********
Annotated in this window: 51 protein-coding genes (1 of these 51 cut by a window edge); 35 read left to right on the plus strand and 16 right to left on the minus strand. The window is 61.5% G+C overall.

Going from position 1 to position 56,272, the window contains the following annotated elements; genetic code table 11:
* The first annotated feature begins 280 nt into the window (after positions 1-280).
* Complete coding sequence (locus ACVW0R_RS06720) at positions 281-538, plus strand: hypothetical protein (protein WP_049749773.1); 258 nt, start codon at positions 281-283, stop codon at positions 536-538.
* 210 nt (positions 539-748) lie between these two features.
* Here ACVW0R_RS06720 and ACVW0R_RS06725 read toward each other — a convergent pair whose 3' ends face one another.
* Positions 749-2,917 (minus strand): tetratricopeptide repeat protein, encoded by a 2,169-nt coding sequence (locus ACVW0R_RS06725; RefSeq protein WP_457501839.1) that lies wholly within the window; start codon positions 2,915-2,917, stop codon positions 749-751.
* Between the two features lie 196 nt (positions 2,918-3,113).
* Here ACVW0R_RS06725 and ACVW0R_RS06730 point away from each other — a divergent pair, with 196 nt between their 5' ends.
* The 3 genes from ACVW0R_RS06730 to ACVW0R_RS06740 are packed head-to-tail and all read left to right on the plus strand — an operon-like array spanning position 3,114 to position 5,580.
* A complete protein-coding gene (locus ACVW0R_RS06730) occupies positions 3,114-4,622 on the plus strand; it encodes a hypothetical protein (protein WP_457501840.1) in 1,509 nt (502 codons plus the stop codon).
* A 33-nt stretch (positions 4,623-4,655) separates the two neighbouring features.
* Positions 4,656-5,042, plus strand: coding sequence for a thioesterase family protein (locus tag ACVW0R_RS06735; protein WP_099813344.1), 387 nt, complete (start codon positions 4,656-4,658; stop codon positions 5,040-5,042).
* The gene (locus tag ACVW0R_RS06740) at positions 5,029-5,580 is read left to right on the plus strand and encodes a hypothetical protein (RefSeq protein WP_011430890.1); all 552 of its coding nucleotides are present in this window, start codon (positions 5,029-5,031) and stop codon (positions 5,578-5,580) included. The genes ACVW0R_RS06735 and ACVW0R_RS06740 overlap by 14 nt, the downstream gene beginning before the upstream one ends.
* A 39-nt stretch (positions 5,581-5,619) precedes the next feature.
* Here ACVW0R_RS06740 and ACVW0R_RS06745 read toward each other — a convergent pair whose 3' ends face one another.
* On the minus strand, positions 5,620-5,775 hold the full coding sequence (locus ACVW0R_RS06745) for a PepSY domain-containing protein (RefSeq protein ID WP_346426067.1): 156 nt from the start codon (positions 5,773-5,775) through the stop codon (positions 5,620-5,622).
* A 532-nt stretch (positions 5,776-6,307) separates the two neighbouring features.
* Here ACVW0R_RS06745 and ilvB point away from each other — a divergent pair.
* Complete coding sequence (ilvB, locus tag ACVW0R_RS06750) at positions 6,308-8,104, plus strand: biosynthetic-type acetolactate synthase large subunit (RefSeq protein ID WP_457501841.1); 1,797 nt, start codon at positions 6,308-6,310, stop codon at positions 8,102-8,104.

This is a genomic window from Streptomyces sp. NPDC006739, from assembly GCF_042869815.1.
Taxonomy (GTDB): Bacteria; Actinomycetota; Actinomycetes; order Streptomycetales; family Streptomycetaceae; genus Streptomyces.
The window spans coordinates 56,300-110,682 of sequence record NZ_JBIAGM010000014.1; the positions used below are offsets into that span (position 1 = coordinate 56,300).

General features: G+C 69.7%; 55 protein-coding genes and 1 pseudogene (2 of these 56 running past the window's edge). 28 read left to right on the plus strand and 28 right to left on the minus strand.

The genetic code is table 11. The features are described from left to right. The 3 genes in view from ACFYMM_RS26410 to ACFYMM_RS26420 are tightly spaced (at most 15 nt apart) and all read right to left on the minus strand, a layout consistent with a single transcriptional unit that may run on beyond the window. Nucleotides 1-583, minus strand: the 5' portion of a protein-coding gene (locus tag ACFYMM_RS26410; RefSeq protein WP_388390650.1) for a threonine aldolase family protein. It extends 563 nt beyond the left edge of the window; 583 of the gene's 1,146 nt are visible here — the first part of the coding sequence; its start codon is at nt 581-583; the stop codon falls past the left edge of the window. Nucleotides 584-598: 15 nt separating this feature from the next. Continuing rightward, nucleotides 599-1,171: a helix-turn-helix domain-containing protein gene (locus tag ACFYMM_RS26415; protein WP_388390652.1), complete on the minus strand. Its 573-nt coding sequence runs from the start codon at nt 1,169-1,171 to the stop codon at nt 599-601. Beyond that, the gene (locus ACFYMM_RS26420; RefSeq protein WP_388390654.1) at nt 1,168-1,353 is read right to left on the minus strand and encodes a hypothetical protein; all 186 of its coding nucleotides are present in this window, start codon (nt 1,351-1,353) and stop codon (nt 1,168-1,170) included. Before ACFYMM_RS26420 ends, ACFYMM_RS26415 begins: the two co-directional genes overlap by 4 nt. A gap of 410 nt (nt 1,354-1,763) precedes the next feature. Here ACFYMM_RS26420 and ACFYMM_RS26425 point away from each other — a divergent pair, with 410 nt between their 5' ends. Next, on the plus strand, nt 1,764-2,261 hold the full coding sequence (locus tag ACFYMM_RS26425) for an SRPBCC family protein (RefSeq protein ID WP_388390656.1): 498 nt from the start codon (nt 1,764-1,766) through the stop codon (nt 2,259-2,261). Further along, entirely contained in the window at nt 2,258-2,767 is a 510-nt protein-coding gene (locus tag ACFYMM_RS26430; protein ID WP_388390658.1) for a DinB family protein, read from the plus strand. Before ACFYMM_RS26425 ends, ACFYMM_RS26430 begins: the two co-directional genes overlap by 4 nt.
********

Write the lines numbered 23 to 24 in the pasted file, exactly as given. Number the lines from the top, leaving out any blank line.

The window spans coordinates 56,300-110,682 of sequence record NZ_JBIAGM010000014.1; the positions used below are offsets into that span (position 1 = coordinate 56,300).

General features: G+C 69.7%; 55 protein-coding genes and 1 pseudogene (2 of these 56 running past the window's edge). 28 read left to right on the plus strand and 28 right to left on the minus strand.